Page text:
Setting the anger aside, there's something to all of this, but as Torvalds told me, "Yes, yes, the sky is falling, and I should be running around like a headless chicken in despair over signing keys. But as long as you can disable the key checking in order for kernel developers to be able to do their job, signed binaries really can be a (small) part of good security. I could see myself installing a key of my own in a machine that supports it."

That said, Torvalds doesn't think Microsoft's spin on Windows 8 UEFI secure boot is really going to do for security. "The real problem, I feel, is that clever hackers will bypass the whole key issue either by getting a key of their own (how many of those private keys have stayed really private again? Oh, that's right, pretty much none of them) or they'll just take advantage of security bugs in signed software to bypass it without a key at all."

Torvalds concluded, "Signing is a tool in the tool-box, but it's not solving all the security problems, and while I think some people are a bit too concerned about it, it's true that it can be mis-used."

And, in the meantime, all the Linux desktop vendors are going to have to address the UEFI issue. By year's end, many, if not most, mass-market PCs are going to be sold with Windows 8 and that in turn will mean there's no easy way to boot them into Linux.

Related Stories:

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Linux Foundation proposes to use UEFI to make PCs secure and free

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  • So Linus does not have a problem with signing is the big takeaway?

    After his recent comments about the file system, Gnome, and now this, when will the pengunistas declare him a heretic?
    Your Non Advocate
    • Unlike some open source proponents ...

      ... (who apparently never grew out of the hippie era), Torvalds is not anti-business. In fact, he has always defended the right of business to use Linux provided they obey the terms of the GPL2 (he refuses to use GPL3).
      wackoae
      • So who is opposed...

        ...to businesses using Linux? No free software advocates that I'm aware of.
        John L. Ries
    • there is a difference between a pragmatist and a heretic.

      But with your limited vocabulary I can't expect you to know that.
      techadmin.cc@...
  • UEFI and Fedora

    Fedora Project looking out for there users.

    Kudos to Linus for speak out to what he believes.
    daikon
  • Why not just chainboot from BCD?

    Why can't we just chainboot GRUB from the Windows BCD like you can do now? Is there something fundamental in UEFI which prevents that?
    [deXter]
    • Yes

      The Windows 8 UEFI/BIOS prevents grub from even being accessible. It completely locks you out.
      No_Asylum
      • Which is why...

        I have never and will never give Microsoft a single cent.
        gigarath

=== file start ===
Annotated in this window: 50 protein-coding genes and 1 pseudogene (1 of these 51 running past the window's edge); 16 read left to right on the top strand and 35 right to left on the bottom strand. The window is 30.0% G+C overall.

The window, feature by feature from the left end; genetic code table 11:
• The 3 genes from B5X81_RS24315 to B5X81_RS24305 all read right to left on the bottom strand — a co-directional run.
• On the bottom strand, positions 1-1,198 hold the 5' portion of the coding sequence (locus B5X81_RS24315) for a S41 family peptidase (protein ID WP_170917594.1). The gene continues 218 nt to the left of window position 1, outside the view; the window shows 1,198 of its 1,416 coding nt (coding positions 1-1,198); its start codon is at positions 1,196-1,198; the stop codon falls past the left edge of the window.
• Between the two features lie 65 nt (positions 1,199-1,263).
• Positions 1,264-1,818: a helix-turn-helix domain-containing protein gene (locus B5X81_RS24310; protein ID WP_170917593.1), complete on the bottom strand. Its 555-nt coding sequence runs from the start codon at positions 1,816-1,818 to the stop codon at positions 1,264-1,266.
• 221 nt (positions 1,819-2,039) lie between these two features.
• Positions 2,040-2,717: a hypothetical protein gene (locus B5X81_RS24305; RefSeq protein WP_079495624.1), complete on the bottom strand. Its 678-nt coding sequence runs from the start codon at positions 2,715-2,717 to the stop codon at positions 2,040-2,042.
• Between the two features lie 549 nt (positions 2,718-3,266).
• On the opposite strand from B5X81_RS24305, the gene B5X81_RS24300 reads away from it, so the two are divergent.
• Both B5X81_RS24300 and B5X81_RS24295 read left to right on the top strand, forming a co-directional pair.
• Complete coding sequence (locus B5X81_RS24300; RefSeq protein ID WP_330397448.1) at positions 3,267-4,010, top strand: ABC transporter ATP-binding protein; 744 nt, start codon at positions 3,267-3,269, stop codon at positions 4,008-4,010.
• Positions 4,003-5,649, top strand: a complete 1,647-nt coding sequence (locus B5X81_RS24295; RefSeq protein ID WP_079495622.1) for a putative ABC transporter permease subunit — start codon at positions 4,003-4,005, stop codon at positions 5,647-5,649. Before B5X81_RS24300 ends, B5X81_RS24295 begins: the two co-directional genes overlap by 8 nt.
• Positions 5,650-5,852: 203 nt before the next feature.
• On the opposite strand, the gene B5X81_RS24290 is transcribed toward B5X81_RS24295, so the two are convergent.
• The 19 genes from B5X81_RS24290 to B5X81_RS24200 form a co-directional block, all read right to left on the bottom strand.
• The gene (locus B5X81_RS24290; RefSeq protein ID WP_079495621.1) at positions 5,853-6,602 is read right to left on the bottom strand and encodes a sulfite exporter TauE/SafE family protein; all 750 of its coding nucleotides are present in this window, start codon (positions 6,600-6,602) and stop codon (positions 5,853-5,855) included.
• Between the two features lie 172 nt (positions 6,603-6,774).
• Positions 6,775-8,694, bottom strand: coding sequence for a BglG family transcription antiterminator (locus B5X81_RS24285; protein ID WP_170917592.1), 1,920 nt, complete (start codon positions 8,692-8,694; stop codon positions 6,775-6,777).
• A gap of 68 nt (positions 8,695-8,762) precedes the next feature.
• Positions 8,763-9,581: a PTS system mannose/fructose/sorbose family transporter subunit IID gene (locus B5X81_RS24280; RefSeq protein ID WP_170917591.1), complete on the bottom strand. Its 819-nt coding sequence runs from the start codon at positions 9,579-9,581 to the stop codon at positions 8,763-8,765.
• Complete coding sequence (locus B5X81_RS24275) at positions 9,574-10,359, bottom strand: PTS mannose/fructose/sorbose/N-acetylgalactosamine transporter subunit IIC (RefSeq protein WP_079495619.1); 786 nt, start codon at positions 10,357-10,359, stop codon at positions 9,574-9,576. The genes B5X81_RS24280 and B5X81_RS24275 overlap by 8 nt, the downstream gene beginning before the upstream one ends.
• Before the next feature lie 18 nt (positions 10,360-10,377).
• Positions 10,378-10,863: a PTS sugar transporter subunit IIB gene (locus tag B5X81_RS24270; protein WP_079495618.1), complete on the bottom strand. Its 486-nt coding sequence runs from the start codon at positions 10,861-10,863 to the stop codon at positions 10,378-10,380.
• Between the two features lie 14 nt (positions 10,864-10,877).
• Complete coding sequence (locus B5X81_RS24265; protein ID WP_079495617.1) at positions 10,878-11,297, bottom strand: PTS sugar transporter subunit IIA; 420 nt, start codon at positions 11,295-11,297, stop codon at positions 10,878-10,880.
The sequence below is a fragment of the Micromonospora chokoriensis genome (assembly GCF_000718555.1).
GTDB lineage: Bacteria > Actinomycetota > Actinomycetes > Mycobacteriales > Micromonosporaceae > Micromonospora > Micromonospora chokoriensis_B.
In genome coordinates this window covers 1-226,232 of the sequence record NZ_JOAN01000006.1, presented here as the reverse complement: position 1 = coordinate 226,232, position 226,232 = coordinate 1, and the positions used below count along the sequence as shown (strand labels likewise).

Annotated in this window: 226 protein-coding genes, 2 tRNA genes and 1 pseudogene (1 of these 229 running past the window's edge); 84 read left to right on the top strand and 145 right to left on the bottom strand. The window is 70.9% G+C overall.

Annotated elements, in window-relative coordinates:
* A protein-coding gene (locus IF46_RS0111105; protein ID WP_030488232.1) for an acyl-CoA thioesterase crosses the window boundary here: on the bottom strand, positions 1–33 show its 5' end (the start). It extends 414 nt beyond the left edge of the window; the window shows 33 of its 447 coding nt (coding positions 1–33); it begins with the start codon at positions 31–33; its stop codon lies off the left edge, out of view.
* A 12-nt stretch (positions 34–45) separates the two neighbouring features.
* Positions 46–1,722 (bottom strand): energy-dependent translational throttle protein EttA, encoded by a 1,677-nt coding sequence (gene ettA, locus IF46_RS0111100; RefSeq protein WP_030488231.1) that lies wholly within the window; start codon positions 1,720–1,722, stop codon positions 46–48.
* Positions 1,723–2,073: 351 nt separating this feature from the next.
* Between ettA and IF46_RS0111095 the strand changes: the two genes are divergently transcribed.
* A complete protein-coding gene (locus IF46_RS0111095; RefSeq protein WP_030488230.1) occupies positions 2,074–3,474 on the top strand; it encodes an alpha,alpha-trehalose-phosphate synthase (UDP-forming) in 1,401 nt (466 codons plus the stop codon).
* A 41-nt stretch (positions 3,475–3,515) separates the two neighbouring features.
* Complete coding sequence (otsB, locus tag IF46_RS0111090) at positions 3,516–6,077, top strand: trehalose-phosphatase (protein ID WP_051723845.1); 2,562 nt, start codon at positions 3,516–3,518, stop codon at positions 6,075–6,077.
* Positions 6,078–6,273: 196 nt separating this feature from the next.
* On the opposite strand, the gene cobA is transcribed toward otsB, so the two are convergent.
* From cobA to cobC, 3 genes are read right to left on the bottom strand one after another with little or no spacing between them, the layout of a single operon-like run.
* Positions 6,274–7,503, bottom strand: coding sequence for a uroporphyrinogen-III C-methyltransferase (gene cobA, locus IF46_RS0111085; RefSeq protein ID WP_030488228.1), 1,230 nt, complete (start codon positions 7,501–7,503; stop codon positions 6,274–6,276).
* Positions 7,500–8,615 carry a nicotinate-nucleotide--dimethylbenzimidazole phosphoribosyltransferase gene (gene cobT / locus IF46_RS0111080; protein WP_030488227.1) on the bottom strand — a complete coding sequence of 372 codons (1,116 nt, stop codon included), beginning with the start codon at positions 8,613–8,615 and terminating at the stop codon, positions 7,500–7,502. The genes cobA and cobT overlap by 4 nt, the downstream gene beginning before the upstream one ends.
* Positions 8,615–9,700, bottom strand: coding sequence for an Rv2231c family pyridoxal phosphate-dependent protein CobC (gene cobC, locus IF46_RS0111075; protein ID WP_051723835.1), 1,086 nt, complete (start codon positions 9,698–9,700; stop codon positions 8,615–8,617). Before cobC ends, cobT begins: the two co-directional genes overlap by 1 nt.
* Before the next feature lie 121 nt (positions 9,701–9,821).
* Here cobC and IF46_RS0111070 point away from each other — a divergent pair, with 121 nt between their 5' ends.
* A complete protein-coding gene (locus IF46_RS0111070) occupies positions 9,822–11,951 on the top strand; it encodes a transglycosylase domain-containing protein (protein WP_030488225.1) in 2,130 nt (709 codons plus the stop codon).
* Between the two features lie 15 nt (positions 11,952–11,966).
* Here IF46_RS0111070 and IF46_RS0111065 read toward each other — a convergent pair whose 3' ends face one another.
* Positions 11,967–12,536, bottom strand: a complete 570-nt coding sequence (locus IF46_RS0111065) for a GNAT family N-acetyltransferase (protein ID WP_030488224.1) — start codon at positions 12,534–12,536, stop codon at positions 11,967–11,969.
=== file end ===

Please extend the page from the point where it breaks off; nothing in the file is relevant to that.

• I have never and will never give Microsoft a single cent

          You can add me to that list. I am proud to say I have also never
          given even one penny to Mafia$oft aka The devil in Redmond.

          This UEFI bios Lockout /Lockdown is nothing but another Micro$haft crime.

          Let's see what the US Justice Department & European watchdogs say.

          In the meantime here we go again with being forced by MicroKlunk to hack
          firmware.

          It's RIDICULOUS!
          robolinux
      • new grub

        Wouldn't a new version of grub/lilo be UEFI compatible, have it's own key, and then be able to boot which ever version of linux was installed. I must of missed something. It just wasn't explained clearly enough for me evidently.

        It's the boot loaders job to boot the O/S. It's the BIOS's job to boot the boot loader.

        Assume for arguments sake you have a UEFI machine with Win8 installed.
        you reboot, tell the BIOS your going to install another O/S, put the media in the PC and boot from it.
        It installs and now the BIOS knows about two O/S's. Is this right? Am i on the right track (or trail for our US counterparts) ?

        So, if this is the case, then a linux distro doesn't need a key, the boot loader does. I only know of two, LILO and GRUB. Are there more ? If so, it will still be less than the number of Linux Distro's. And LILO and GRUB CAN ALL share the one key, so the burdon on OEM's is lessened, they can carry just two preinstalled keys.

        signed
        possibly missing the point, in which case, another beer is in order.
        ZingerWot
      • @ZingerWot

        Not in Secure Boot mode.

        In Secure Boot mode, the UEFI/BIOS will only boot a boot-loader that is signed by a trusted key, that is with a key that is compatible with the one in the firmware -- otherwise the boot-process will freeze right there. Not even if it's an unsigned Windows bootloader, let alone LILO or GRUB or GRUB 2. The boot-loader in turn verifies that the kernel and any modules are signed by a trusted key (that's the whole point).